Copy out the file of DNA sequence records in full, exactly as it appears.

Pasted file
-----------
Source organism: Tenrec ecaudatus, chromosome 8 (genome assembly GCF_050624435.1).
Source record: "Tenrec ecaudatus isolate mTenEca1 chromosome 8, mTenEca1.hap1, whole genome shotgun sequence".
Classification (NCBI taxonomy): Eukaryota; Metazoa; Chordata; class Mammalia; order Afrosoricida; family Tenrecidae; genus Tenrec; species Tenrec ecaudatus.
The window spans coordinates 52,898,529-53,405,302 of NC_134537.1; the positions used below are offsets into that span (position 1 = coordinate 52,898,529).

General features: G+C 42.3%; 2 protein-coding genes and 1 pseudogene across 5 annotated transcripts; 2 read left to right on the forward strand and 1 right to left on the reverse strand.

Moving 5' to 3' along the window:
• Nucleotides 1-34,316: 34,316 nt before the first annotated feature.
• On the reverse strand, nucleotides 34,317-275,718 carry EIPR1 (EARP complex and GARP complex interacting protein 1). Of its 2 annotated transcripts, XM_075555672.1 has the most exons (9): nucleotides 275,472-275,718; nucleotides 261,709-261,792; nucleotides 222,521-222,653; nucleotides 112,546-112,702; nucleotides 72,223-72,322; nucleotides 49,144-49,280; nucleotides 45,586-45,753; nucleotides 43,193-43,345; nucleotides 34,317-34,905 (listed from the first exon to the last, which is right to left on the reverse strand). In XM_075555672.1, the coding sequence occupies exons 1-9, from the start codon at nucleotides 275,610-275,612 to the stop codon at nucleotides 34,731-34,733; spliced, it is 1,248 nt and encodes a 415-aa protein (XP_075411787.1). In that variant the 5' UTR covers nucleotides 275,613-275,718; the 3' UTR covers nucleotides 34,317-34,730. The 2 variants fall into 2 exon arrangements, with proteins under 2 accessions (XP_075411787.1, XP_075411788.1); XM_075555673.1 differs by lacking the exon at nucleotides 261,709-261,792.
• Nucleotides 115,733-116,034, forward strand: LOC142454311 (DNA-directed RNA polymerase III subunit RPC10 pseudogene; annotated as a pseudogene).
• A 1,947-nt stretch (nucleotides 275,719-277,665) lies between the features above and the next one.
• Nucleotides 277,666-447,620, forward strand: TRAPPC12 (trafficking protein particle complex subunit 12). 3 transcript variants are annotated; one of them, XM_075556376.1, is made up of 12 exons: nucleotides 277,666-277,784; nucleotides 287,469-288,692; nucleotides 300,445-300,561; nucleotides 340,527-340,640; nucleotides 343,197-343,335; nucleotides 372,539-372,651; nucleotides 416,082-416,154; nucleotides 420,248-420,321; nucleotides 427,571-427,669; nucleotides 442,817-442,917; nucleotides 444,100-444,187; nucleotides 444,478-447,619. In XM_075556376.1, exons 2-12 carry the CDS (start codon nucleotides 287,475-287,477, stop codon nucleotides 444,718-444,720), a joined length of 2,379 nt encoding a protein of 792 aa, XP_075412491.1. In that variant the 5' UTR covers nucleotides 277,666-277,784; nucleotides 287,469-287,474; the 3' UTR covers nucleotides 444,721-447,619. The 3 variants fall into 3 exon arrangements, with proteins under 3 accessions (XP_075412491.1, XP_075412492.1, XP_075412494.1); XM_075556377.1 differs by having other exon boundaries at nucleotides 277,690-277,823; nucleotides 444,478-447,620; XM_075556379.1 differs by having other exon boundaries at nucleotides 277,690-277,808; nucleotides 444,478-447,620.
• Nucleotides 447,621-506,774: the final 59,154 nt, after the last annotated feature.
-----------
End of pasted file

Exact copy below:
Source organism: Tenrec ecaudatus, chromosome 8 (genome assembly GCF_050624435.1).
Source record: "Tenrec ecaudatus isolate mTenEca1 chromosome 8, mTenEca1.hap1, whole genome shotgun sequence".
Classification (NCBI taxonomy): Eukaryota; Metazoa; Chordata; class Mammalia; order Afrosoricida; family Tenrecidae; genus Tenrec; species Tenrec ecaudatus.
The window spans coordinates 52,898,529-53,405,302 of NC_134537.1; the positions used below are offsets into that span (position 1 = coordinate 52,898,529).

General features: G+C 42.3%; 2 protein-coding genes and 1 pseudogene across 5 annotated transcripts; 2 read left to right on the forward strand and 1 right to left on the reverse strand.

Moving 5' to 3' along the window:
• Nucleotides 1-34,316: 34,316 nt before the first annotated feature.
• On the reverse strand, nucleotides 34,317-275,718 carry EIPR1 (EARP complex and GARP complex interacting protein 1). Of its 2 annotated transcripts, XM_075555672.1 has the most exons (9): nucleotides 275,472-275,718; nucleotides 261,709-261,792; nucleotides 222,521-222,653; nucleotides 112,546-112,702; nucleotides 72,223-72,322; nucleotides 49,144-49,280; nucleotides 45,586-45,753; nucleotides 43,193-43,345; nucleotides 34,317-34,905 (listed from the first exon to the last, which is right to left on the reverse strand). In XM_075555672.1, the coding sequence occupies exons 1-9, from the start codon at nucleotides 275,610-275,612 to the stop codon at nucleotides 34,731-34,733; spliced, it is 1,248 nt and encodes a 415-aa protein (XP_075411787.1). In that variant the 5' UTR covers nucleotides 275,613-275,718; the 3' UTR covers nucleotides 34,317-34,730. The 2 variants fall into 2 exon arrangements, with proteins under 2 accessions (XP_075411787.1, XP_075411788.1); XM_075555673.1 differs by lacking the exon at nucleotides 261,709-261,792.
• Nucleotides 115,733-116,034, forward strand: LOC142454311 (DNA-directed RNA polymerase III subunit RPC10 pseudogene; annotated as a pseudogene).
• A 1,947-nt stretch (nucleotides 275,719-277,665) lies between the features above and the next one.
• Nucleotides 277,666-447,620, forward strand: TRAPPC12 (trafficking protein particle complex subunit 12). 3 transcript variants are annotated; one of them, XM_075556376.1, is made up of 12 exons: nucleotides 277,666-277,784; nucleotides 287,469-288,692; nucleotides 300,445-300,561; nucleotides 340,527-340,640; nucleotides 343,197-343,335; nucleotides 372,539-372,651; nucleotides 416,082-416,154; nucleotides 420,248-420,321; nucleotides 427,571-427,669; nucleotides 442,817-442,917; nucleotides 444,100-444,187; nucleotides 444,478-447,619. In XM_075556376.1, exons 2-12 carry the CDS (start codon nucleotides 287,475-287,477, stop codon nucleotides 444,718-444,720), a joined length of 2,379 nt encoding a protein of 792 aa, XP_075412491.1. In that variant the 5' UTR covers nucleotides 277,666-277,784; nucleotides 287,469-287,474; the 3' UTR covers nucleotides 444,721-447,619. The 3 variants fall into 3 exon arrangements, with proteins under 3 accessions (XP_075412491.1, XP_075412492.1, XP_075412494.1); XM_075556377.1 differs by having other exon boundaries at nucleotides 277,690-277,823; nucleotides 444,478-447,620; XM_075556379.1 differs by having other exon boundaries at nucleotides 277,690-277,808; nucleotides 444,478-447,620.
• Nucleotides 447,621-506,774: the final 59,154 nt, after the last annotated feature.